This multidisciplinary module is an ideal starting point if you have little or no previous knowledge of the arts, humanities and languages. It's perfect preparation for your study with The Open University as you'll develop both your subject knowledge and your study skills. From the perspective of its central theme, ‘popular protest’, it explores a range of subjects, including art history, English, English language studies, history, and popular music, all through its central theme of ‘popular protest’. The module also offers an opportunity to explore other subjects, such as modern languages, classical studies, religious studies and creative writing.
View full details of Arts and languages Access module
Skills for career development
By the time you graduate, you’ll be an effective communicator with an awareness of cultural differences and similarities – attributes that are particularly valuable in an environment of increasing international contact. If you learn about English alongside another language, your study of its structure, history, and place in societies and cultures will greatly enrich and develop your understanding of all aspects of communication.
Certain skills flow directly from your studies like translation, fluent communication in more than one language, the ability to compose and analyse a range of texts, and the ability to work well with members of other cultures and communities. You’ll also develop a broad set of employability skills, including the ability to:
- communicate effectively, clearly and accurately with others
- manage and motivate yourself
- plan, organise and prioritise your work
- manage time and work independently and as part of a team
- evaluate and reflect on your own work
- set realistic objectives and meet your own goals
- understand contemporary global issues and appreciate cultural diversity
- draw together, analyse and critically evaluate information
- use your knowledge about how language works in a range of settings
- put together reasoned arguments and question assumptions
- use information and communication technology (ICT) effectively
- analyse data and undertake research using a range of methods.
As a linguist, you’ll enjoy a broad range of career opportunities directly related to your field: teaching; translating; interpreting; the diplomatic service; the media (publishing, journalism and advertising); leisure, tourism and travel; and working in international organisations and government bodies. There is also particular demand for language skills in education and more broadly across the economy in client-facing roles. These range from business development, sales, marketing, logistics and tourism to supporting and managing performance in global markets, and to offering services (from health and social care to driving instruction) in an increasingly diverse UK. Studying a language can also be your passport to a new life abroad.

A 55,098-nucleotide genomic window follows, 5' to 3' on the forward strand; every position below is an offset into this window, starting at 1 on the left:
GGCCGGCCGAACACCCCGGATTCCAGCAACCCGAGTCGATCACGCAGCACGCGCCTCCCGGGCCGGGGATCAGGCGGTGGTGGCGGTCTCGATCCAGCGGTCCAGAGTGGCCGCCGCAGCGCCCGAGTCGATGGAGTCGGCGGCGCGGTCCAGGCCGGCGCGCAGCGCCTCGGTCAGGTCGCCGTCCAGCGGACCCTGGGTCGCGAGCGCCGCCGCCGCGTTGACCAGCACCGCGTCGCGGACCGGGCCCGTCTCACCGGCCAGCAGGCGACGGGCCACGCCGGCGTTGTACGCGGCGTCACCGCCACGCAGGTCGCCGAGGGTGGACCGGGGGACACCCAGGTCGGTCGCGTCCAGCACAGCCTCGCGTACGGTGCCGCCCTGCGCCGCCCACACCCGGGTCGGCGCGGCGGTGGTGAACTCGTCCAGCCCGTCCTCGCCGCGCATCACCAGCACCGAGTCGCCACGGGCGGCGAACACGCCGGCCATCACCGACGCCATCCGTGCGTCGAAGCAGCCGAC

Employers in all fields value applicants who can communicate well, analyse, evaluate and present ideas and arguments effectively. These skills can be used in work where research or written communication plays a major part such as advertising, marketing, journalism, publishing and public relations.
Many graduate-level jobs are open to graduates of any discipline, particularly in business, finance, management consultancy and the public sector. Some careers may require further study, training and/or work experience beyond your degree. Linguists are particularly adept at relating to other people and being open to different points of view which are highly regarded skills in many professional settings.
Exploring your options
Once you register with us (and for up to three years after you finish your studies), you’ll have full access to our careers service for a wide range of information and advice – including online forums, website, interview simulation, vacancy service as well as the option to email or speak to a careers adviser. Some areas of the careers service website are available for you to see now, including help with looking for and applying for jobs. You can also read more general information about how OU study enhances your career.
In the meantime, if you want to do some research around this qualification and where it might take you, we’ve put together a list of relevant job titles as a starting point (note that some careers may require further study, training and/or work experience beyond your degree):
- language teacher, in modern languages or English as a foreign language
- diplomatic service officer
- advertising account manager
- marketing officer
- PR consultant
- tour manager
- event organiser
- travel agency manager.